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Butler: Platt unperturbed by Man City's slow start

Noel Butler
9/28/2012 3:37:28 PM
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He isn't your typical English footballer. To be counted on a single hand, David Platt is amongst that very short list of English players to carve out a successful career in Italy's top flight.

Added to this - and shockingly so for the Ian Rush's and Luther Blissetts of the world - Platt speaks Italian.

Proper accent too.

Good job, he does! You likely saw him at the Etihad Tuesday night helping calm and sooth a man who single-handedly has reinvented the football scarf Roberto Mancini. Their relationship goes back to the summer of 1993 following Platt's transfer from Juventus to Sampdoria.

Still unbeaten in the Barclays Premier League after five matches, Tuesday's home defeat in the Capital One Cup (although not predicted) continued along the trend of poor results that has greeted and blighted the English champions new season. It's not a concern to Platt.

"I think when a new season starts every game's different," Platt explained to TSN. "We had an exceptional start to the season last year."

The club started last season's league campaign on the back of four straight wins, recording a pair of clean sheets whilst amassing an incredible 15 goals.

"You look at our opening five games that we've had, we had two very difficult away games - both at Stoke and Liverpool," he said. "Games that last season we took the same amount of points. We drew at Stoke, we drew at Liverpool last year too.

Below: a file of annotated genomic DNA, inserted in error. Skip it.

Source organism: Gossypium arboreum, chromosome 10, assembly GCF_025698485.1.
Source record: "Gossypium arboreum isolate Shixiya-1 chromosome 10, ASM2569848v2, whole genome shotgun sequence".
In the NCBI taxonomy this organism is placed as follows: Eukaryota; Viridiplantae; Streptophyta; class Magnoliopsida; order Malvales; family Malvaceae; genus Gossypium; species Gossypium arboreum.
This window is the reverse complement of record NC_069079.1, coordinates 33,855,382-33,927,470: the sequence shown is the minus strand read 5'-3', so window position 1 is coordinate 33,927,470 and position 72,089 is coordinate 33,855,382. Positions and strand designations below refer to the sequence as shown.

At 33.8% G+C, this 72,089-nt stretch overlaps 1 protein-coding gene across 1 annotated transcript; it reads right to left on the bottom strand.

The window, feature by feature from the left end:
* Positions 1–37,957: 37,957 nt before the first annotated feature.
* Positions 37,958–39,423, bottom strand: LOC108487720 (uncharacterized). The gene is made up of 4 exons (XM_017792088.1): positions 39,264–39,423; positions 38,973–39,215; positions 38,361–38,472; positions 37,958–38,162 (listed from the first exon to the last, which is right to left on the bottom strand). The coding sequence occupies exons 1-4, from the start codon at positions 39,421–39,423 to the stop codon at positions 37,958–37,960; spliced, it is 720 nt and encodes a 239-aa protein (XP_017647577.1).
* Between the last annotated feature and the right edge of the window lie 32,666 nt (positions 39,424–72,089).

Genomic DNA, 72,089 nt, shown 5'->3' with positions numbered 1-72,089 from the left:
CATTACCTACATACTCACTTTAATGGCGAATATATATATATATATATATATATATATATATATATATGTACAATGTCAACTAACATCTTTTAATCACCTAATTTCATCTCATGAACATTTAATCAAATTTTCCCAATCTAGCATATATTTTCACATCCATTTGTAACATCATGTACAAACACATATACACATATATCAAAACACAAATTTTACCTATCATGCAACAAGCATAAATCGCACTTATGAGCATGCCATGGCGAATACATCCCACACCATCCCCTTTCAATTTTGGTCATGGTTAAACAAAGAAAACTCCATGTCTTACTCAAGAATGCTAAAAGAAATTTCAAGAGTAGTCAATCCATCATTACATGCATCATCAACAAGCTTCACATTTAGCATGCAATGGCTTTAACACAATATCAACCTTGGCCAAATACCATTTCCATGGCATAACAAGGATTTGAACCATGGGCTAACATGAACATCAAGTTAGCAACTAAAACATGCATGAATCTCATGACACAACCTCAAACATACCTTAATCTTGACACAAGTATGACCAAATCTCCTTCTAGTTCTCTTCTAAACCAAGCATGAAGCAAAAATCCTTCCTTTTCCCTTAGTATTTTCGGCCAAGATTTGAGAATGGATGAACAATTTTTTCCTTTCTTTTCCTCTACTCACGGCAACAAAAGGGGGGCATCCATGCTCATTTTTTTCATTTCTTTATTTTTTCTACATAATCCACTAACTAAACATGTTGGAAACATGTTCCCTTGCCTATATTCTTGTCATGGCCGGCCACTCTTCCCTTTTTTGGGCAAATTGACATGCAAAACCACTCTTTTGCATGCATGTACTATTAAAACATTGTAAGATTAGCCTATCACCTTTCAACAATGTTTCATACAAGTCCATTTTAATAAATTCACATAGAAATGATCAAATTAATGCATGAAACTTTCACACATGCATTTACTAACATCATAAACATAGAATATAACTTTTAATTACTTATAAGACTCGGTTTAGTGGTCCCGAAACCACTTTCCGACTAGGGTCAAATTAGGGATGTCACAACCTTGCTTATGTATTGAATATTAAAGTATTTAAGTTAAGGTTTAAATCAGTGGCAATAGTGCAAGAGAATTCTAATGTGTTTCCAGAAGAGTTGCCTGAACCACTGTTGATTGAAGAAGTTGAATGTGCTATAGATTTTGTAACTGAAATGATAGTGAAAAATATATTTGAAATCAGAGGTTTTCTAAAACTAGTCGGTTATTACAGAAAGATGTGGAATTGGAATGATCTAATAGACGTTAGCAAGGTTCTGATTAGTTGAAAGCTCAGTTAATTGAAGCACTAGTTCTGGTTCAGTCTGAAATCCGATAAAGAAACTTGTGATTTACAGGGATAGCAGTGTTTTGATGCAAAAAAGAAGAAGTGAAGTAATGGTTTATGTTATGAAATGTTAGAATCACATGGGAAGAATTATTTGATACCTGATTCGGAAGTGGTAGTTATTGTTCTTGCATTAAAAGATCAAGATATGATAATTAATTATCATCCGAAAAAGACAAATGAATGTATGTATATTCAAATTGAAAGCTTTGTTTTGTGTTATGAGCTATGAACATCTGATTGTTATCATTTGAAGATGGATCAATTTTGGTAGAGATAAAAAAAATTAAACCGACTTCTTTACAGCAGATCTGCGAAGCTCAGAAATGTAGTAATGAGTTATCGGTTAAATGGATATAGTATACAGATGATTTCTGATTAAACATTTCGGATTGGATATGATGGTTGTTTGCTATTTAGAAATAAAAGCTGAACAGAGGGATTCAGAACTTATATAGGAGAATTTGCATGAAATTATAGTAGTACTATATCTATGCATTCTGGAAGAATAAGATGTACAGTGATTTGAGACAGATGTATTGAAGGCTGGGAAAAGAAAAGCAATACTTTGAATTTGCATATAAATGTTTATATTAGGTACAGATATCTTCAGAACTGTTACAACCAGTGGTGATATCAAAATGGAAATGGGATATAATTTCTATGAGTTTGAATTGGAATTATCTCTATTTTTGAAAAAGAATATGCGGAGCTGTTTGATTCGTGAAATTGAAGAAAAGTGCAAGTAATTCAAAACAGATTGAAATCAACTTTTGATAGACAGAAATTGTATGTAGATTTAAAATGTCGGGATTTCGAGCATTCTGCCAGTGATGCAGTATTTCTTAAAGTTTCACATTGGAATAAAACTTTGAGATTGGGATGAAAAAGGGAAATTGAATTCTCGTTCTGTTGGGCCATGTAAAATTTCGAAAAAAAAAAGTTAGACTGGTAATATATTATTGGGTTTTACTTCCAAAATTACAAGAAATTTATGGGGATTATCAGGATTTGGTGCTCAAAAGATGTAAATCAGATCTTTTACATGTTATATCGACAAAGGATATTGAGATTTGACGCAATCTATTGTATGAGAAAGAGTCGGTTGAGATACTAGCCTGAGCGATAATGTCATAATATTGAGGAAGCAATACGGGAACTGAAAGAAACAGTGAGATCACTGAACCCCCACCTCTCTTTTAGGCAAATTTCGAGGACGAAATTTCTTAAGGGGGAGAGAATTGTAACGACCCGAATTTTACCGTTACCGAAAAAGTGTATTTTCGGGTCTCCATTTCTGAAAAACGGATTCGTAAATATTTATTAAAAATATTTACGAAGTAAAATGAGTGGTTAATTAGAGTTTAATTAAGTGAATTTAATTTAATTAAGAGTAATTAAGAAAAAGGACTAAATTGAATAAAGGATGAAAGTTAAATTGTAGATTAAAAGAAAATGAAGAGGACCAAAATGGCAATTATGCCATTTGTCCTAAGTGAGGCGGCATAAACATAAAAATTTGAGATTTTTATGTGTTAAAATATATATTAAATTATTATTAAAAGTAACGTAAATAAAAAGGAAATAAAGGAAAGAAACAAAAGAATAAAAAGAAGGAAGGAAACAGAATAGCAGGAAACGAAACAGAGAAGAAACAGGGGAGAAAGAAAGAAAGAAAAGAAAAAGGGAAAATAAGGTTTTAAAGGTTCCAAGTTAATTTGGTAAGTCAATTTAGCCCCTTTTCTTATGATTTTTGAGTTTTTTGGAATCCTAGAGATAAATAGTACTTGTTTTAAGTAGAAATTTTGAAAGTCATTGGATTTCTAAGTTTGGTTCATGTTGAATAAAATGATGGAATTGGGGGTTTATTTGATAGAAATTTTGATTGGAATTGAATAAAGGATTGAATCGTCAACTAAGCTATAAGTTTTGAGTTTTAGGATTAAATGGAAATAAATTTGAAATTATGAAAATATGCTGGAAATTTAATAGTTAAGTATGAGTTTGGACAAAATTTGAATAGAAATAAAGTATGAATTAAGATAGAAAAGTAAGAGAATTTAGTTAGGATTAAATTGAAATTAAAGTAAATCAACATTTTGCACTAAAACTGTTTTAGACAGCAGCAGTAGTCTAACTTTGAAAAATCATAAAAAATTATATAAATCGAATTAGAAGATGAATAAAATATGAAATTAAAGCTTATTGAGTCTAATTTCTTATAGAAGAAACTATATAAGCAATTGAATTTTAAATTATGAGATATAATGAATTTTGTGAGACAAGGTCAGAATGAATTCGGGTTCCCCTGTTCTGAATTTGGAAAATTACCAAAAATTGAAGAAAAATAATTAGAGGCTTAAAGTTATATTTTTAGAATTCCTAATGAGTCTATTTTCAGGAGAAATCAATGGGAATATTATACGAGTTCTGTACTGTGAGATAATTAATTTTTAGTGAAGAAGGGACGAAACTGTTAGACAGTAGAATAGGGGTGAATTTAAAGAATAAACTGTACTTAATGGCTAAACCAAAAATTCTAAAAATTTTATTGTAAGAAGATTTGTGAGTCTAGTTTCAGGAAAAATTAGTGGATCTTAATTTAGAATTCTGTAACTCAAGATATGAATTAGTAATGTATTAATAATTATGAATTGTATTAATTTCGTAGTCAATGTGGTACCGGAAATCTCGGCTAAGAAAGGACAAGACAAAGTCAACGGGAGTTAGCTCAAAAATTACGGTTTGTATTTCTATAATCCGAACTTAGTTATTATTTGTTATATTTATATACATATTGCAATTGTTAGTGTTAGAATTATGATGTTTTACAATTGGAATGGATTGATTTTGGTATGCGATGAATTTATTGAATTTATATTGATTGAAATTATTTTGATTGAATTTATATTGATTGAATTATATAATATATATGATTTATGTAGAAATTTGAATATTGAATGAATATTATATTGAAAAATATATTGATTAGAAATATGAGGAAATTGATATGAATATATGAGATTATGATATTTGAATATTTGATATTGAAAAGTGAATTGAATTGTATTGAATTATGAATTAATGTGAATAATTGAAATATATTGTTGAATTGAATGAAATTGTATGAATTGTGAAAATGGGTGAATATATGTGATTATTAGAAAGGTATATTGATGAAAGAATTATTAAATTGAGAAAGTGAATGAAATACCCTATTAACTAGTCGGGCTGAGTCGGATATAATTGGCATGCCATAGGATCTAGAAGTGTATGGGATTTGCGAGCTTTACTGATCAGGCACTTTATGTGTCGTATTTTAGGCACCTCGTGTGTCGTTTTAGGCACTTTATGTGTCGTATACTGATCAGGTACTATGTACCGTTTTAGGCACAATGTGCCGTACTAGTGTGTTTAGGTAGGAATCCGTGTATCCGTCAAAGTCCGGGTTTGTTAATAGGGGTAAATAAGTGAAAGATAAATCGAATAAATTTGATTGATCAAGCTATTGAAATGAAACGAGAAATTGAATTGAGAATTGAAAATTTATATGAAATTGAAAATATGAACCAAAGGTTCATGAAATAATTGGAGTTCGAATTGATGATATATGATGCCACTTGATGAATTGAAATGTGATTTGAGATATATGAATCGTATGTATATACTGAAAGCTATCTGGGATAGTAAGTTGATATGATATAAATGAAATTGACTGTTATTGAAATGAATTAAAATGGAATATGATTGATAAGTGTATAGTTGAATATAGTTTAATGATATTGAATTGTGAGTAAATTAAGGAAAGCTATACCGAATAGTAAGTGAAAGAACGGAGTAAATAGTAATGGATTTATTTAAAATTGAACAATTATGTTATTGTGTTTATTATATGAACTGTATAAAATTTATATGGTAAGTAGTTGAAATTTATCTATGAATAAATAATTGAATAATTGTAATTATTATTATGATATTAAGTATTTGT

"Our other game we dropped points in at the start of this season was Arsenal at home. We beat them by a very narrow margin of one-nil last year in a very, very tight game as well."

Platt did recognize the underperformance that eventually needs to lead to socks getting pulled up starting at Craven Cottage Saturday morning. "I don't think we are performing as well as we did at the start of last season but in terms of where we are game for game we're still in a healthy position."

"The pleasing thing for ourselves is that we know that there's still bags of room for improvement yet we still got the points on the board and we're still unbeaten."

The club suffered the loss of one its more popular managers earlier in the week. The charismatic John Bond, one of the most admired characters in the English game, had a successful career as a player at West Ham playing alongside the legendry Sir Bobby Moore and enjoyed success in the dug out at Maine Road

Although their paths never crossed. Platt was very familiar with Bond. "Anybody who passes away who has had an affiliation with the club it's only right and proper that the club remembers that," he said. "He had successful times here."

The Barclays Premier League is up there in the best in the world conversations and likely leads the pack when simply looking at it in terms of the competitive angle. Platt had a detailed explanation of why he considered it to be.

"The revenue that's in the Premier league although the top clubs will earn more by virtue of the fact they are on the television more," he said. "They'll fill their stadium more, they have more marketing opportunities that it's almost like a virtuous circle really where you can keep investing in the top players because of that.